Tell me if you have had this happen to you before?
The first of the month rolls around, you check your payment processor and your mailbox and you notice that one of your tenants hasn’t paid for their rent.
You decide to give it a day to see if they will come through and then, when the second of the month arrives and they still haven’t paid their rent, you decide to go over to your property and have a little chat.
You knock on the door and as soon as it is answered, your tenant comes outside and begs you to work with them. “I just need a little bit more time! My paychecks didn’t hit when I expected them to! I’ve been sick and haven’t been able to work! My car broke down!” and the excuses go on and on and on.
In situations like this, it can be tough to 1) Discern truth from fabrication and 2) Decide whether or not you should work with your tenants or threaten eviction.
In this article, we are going to lay out the cold hard truth about whether you should work with your tenant or kick them to the curb.
1. Understand that Late Rent is Almost Always About Priorities
Unless a tenant genuinely doesn’t have the income to support their rent (an issue that should never occur if you master the vetting and interview process), late rent is almost always a matter of priorities.
Typically what happens is that their paycheck date will vary because of long or short months.
E.g. they might get paid on the 1st and the 15th one month, then the 3rd and 17th, then the 12th and 26th.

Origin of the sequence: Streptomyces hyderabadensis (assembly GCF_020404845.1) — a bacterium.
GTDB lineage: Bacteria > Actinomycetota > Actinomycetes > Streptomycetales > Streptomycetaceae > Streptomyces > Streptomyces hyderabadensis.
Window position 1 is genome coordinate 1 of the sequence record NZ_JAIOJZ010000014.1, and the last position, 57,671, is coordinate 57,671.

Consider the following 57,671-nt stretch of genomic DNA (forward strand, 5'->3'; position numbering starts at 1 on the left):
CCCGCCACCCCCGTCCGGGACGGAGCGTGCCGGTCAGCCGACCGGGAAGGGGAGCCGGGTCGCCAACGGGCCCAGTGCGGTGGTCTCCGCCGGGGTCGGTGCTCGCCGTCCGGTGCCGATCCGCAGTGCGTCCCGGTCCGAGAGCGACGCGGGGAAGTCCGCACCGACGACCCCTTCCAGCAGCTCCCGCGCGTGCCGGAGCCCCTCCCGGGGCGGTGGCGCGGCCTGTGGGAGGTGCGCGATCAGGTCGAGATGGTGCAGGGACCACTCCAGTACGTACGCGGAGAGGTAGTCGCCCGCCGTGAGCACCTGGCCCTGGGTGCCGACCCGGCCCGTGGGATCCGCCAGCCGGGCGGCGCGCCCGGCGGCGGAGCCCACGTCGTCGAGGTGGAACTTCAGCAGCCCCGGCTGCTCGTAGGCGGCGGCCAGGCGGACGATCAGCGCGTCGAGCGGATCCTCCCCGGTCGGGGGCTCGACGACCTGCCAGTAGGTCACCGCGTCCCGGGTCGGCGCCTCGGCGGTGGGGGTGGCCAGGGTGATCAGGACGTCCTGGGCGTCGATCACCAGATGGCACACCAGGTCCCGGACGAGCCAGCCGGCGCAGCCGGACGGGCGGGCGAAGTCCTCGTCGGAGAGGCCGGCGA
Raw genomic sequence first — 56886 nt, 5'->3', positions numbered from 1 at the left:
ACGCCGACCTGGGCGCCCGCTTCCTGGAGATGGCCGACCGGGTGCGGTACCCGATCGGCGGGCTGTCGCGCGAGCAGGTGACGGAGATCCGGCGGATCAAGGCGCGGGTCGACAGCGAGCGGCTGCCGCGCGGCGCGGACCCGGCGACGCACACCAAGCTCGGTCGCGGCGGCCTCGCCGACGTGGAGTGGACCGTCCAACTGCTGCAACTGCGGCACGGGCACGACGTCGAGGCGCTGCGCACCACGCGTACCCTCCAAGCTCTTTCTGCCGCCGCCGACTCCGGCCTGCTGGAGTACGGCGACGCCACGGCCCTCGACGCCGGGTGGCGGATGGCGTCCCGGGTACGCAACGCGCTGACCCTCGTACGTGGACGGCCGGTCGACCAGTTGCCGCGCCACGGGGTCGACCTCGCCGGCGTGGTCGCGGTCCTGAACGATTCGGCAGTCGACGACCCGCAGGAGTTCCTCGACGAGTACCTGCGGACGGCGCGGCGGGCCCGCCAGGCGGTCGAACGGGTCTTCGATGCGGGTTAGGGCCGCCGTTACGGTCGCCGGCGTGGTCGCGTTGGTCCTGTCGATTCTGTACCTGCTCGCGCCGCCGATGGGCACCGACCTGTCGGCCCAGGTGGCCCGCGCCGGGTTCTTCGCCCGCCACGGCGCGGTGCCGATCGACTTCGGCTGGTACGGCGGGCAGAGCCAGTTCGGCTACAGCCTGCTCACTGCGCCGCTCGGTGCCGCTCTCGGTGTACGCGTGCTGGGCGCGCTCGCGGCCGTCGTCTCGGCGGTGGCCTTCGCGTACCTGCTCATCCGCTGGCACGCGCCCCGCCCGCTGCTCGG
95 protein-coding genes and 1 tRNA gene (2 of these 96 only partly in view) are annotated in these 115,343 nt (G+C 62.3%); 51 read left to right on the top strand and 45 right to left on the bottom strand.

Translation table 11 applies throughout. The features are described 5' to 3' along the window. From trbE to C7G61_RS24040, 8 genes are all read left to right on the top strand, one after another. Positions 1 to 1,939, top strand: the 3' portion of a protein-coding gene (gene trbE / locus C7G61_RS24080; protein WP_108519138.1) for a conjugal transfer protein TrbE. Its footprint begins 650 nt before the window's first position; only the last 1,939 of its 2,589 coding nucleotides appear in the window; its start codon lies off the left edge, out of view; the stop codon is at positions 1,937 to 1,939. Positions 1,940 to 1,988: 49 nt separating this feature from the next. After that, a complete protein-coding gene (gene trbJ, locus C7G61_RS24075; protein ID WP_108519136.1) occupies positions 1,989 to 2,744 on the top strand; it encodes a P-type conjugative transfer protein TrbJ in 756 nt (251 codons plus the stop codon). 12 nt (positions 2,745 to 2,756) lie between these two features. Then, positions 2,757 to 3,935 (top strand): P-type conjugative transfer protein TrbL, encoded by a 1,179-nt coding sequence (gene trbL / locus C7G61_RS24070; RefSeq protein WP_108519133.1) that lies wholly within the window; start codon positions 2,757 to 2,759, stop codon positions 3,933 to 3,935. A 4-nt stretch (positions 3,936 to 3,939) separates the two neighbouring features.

When this happens, they will typically not prioritize their rent payment because they think “Hey, I have a whole week before rent is due!”
After a few nights out a new pair of shoes, they find themselves unable to pay rent because of poor planning.
If this is the case, you need to have a very serious with your tenant about their priorities, explaining that you run a business, not a charity. If this trend continues, eviction should be brought up and threatened. You will find that the possibility of being removed from their current residence will almost always create a drastic shift in tenants priorities.
2. Illness or Unemployment
While the media would like you to believe that this is a common occurrence, it’s not.
In fact, in our experience, 9 our of every 10 tenants who claim they cannot pay because of illness or unemployment are actually lying to buy themselves more time to pay rent.
However, in the 10% of cases where they genuinely have an issue, we have found that keeping a strict rent policy will actually encourage them to find work more quickly and get back in the game.
It might not seem “Nice” but the rent has to be paid, either by you or by them.
This means that unless you would be willing to hand them $1,000 to help out during a tough time, you shouldn’t be willing to comp a $1,000 payment.
Owning a rental property is not like owning a charity.
Bills have to be paid. And if your tenants aren’t paying them, then you are.
So be strict with your rental policies and make sure that everyone is paying on time. They might not love you for it, but it will keep you financially stable when other property owners are filing for bankruptcy.